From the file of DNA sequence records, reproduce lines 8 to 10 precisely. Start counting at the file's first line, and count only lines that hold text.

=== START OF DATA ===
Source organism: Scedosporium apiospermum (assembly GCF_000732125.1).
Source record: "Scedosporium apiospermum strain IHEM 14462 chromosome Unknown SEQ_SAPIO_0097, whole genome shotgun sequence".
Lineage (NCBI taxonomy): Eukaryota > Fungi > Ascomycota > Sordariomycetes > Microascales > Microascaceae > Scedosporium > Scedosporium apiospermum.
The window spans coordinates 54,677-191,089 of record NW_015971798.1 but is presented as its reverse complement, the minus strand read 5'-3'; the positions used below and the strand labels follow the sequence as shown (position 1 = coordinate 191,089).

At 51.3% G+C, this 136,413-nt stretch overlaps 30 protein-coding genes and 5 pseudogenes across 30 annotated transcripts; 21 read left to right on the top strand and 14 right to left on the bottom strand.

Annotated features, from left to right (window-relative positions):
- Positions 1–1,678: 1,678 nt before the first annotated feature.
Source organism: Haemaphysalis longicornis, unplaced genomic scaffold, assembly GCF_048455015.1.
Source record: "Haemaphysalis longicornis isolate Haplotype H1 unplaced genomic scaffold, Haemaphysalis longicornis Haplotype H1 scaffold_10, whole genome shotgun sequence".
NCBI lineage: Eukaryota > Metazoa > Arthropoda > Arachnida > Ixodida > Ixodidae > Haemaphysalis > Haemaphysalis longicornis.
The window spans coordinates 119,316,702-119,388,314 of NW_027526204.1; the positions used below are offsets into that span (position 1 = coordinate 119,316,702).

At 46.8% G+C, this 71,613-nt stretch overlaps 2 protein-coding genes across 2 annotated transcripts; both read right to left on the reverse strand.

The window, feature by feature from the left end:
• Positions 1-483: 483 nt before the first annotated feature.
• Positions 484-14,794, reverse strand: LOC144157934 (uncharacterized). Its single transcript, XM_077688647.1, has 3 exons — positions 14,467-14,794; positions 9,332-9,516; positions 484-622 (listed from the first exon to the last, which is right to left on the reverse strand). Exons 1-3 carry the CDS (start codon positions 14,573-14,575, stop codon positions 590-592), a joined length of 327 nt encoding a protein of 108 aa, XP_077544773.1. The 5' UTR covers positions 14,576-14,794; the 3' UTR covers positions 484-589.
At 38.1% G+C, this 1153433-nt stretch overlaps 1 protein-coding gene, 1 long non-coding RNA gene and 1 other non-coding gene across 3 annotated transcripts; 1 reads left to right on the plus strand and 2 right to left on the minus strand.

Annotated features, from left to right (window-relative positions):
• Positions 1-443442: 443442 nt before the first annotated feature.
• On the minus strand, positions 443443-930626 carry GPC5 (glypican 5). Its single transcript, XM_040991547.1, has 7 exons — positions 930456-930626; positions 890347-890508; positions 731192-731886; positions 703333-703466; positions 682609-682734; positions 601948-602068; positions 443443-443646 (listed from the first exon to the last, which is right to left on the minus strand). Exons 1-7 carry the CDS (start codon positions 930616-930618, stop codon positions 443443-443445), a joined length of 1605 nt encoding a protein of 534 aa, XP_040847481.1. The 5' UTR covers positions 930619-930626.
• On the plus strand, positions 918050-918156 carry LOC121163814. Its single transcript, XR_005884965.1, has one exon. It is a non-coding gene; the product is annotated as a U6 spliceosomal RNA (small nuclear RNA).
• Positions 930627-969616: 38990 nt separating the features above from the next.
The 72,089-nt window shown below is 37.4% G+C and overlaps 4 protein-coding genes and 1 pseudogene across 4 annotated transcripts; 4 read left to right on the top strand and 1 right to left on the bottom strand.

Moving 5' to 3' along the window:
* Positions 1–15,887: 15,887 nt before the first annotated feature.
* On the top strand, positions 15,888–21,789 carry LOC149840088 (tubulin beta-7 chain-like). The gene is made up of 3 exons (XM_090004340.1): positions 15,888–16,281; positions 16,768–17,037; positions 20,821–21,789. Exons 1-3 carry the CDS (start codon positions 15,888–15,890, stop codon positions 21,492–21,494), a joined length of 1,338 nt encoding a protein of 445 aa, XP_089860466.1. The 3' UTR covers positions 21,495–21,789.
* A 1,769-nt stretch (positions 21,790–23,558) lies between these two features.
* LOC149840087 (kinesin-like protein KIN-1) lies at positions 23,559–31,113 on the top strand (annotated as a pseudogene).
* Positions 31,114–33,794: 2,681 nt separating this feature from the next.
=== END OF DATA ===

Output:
Source organism: Haemaphysalis longicornis, unplaced genomic scaffold, assembly GCF_048455015.1.
Source record: "Haemaphysalis longicornis isolate Haplotype H1 unplaced genomic scaffold, Haemaphysalis longicornis Haplotype H1 scaffold_10, whole genome shotgun sequence".
NCBI lineage: Eukaryota > Metazoa > Arthropoda > Arachnida > Ixodida > Ixodidae > Haemaphysalis > Haemaphysalis longicornis.